Kurek-Chomycz, Dominika A. Fellow Athletes or Fellow Soldiers? συναθλέω in Phil. 1.27 and 4.3. Journal for the Study of the New Testament. ISSN Print ISSN: 0142-064X Online ISSN: 1745-5294 (Submitted)Full text not available from this repository. (Request a copy)
There is no agreement between interpreters as to whether the verb sunathleō in Phil. 1.27 and 4.3 presupposes an athletic or a military metaphor. Given that first century athletes were unlikely to compete as a team, the prefix syn- often puzzles proponents of interpreting sunathleō as an athletic term, and is also one of the reasons why some others opt for a military background. While the use of the verb alone does not provide any certainty as to the imagery presupposed, in this article I argue that the presence of the prefix syn- does not preclude athletics as a plausible option. Even though team sports were not part of official athletic contests, based on epigraphic evidence, I suggest that in spite of fierce competition, there may have existed a sense of fellowship between ancient athletes in the Roman period. In addition, it is likely that it was enhanced by the existence of a ‘worldwide’ athletic association.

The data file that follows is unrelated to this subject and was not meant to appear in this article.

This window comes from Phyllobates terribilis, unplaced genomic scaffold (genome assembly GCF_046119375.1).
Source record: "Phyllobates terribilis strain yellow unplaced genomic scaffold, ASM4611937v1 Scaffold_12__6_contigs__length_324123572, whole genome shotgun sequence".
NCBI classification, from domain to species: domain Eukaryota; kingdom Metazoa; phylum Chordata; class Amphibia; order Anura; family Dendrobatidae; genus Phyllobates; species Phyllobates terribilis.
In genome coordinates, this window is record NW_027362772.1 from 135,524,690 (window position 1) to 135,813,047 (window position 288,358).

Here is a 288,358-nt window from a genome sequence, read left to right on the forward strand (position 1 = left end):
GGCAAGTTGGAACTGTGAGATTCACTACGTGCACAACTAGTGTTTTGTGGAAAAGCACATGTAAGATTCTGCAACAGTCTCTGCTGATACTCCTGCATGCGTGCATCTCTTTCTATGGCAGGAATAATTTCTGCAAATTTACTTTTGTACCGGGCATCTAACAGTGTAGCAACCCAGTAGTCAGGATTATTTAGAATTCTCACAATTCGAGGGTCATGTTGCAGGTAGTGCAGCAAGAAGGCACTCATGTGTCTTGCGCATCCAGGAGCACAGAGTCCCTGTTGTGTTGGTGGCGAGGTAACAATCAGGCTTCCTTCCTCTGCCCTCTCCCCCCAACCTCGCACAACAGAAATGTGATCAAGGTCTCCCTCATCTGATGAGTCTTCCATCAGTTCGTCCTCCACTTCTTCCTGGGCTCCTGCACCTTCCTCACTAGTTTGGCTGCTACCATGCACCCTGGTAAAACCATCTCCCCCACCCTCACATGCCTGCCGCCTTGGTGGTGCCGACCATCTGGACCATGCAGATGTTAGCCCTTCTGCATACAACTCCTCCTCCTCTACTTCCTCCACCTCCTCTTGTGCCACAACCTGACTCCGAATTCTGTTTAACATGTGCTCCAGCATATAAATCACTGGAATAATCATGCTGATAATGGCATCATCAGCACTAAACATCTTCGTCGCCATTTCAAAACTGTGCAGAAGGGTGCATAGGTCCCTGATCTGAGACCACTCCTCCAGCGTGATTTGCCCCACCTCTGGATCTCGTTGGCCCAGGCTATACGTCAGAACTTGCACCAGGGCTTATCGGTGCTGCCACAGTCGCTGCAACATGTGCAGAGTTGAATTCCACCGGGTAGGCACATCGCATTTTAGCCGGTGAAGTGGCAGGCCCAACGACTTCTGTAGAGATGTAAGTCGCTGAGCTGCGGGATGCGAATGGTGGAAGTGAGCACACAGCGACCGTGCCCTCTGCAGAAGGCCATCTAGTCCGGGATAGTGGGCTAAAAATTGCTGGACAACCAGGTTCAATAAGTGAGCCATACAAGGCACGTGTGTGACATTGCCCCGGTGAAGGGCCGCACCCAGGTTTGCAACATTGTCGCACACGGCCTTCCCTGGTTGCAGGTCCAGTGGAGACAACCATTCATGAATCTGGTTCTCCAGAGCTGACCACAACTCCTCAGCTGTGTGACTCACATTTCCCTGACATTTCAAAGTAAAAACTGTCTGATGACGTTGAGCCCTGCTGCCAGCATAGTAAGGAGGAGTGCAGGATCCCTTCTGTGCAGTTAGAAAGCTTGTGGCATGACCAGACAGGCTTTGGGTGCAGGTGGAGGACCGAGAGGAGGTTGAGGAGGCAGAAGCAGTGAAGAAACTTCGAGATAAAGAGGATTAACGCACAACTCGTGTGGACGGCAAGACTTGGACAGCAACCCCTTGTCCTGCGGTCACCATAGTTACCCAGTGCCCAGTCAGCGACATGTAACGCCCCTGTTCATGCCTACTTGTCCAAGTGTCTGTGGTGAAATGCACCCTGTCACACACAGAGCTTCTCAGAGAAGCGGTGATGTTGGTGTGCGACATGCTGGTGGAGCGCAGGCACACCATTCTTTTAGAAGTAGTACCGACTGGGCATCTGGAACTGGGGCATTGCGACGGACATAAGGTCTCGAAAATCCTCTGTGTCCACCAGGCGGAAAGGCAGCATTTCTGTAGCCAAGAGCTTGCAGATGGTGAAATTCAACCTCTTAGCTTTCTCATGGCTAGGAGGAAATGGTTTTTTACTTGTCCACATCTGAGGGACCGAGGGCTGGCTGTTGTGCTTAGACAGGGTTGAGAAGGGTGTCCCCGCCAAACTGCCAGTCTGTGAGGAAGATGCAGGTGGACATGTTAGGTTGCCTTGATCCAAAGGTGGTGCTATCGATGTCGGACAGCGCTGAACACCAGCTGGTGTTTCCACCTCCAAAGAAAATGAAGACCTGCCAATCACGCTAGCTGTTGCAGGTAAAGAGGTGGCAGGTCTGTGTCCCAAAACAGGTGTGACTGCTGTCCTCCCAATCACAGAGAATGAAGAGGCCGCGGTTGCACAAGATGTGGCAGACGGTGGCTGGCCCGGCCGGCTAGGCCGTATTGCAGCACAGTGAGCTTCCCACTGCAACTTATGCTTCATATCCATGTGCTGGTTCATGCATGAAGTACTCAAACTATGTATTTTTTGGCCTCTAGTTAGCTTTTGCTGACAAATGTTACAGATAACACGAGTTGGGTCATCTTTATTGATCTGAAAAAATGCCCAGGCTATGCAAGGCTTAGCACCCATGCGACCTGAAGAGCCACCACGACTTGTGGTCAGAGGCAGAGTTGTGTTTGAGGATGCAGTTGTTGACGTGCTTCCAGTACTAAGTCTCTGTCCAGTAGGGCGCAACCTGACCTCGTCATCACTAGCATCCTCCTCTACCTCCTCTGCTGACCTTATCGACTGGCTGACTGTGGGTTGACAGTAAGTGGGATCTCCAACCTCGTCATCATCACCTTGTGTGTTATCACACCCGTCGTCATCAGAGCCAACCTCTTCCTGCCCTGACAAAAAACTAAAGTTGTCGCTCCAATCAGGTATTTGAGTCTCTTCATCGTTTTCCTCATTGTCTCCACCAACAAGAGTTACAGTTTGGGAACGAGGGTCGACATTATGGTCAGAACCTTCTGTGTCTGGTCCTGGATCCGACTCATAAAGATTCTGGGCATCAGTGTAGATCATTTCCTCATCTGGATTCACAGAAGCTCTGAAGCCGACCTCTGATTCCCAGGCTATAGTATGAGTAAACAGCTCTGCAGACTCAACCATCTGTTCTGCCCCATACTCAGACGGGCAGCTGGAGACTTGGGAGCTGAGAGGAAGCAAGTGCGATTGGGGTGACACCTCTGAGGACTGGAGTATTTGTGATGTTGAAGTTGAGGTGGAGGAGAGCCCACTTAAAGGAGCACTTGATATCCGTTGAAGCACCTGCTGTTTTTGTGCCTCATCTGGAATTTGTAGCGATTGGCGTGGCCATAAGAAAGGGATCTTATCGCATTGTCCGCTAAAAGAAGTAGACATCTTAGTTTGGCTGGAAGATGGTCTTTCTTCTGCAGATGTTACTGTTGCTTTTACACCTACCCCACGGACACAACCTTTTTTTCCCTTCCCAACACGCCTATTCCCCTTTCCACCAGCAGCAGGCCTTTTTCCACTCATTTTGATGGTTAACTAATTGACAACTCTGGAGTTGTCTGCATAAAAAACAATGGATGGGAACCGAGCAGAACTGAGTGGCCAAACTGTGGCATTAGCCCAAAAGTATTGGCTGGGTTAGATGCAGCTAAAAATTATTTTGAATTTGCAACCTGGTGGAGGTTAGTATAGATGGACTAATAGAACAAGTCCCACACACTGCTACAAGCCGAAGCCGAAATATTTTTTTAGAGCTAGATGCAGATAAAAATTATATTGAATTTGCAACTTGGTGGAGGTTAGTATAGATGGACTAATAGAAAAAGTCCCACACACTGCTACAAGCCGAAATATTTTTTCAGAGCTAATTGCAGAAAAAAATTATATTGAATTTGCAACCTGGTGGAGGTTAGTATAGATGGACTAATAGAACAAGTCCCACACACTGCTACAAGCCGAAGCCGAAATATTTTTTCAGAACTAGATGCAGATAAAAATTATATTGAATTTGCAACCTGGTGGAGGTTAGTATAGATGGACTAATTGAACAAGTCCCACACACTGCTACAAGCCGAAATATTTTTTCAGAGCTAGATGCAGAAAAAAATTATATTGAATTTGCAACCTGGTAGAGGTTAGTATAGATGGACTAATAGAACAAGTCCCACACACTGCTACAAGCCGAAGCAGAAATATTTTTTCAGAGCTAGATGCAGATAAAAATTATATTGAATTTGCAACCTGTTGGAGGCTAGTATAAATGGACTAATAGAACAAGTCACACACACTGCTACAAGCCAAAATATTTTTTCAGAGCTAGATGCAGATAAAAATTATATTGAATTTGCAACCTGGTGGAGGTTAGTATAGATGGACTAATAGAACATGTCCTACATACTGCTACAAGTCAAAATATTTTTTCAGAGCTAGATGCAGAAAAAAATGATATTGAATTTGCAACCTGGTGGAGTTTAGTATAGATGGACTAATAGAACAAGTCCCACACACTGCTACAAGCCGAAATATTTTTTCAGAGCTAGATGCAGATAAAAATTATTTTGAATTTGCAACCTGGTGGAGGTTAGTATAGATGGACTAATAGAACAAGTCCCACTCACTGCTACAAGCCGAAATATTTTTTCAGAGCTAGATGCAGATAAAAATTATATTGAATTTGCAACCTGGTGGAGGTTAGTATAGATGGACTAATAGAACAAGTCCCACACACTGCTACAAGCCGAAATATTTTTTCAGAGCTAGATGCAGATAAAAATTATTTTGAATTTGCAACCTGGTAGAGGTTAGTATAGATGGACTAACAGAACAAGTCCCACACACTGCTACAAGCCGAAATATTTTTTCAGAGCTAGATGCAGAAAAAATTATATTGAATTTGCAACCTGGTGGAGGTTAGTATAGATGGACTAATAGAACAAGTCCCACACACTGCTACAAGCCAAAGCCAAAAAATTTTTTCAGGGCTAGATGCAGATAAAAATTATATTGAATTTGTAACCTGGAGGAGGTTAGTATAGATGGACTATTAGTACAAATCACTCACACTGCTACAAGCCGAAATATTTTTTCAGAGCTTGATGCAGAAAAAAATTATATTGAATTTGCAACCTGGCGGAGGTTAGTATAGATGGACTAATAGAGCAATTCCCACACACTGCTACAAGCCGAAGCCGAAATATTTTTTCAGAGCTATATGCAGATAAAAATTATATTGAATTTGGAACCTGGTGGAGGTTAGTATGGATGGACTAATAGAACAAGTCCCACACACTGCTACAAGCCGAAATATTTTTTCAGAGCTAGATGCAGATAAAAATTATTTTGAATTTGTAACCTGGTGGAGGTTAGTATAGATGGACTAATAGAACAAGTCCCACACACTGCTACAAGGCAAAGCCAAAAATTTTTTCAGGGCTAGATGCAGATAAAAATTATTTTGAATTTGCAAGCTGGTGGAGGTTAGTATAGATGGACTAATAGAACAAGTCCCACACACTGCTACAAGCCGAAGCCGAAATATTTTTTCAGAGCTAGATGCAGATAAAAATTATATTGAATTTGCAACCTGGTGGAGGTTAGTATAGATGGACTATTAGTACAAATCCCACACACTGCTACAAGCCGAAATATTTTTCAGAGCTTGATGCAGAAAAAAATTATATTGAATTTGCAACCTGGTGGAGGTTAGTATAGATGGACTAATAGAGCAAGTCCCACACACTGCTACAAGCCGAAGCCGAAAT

|Faculty / Department:||Faculty of Arts & Humanities > Theology, Philosophy and Religion|
|Depositing User:||Lauren Whiston|
|Date Deposited:||04 Feb 2016 14:12|
|Last Modified:||04 Feb 2016 14:12|
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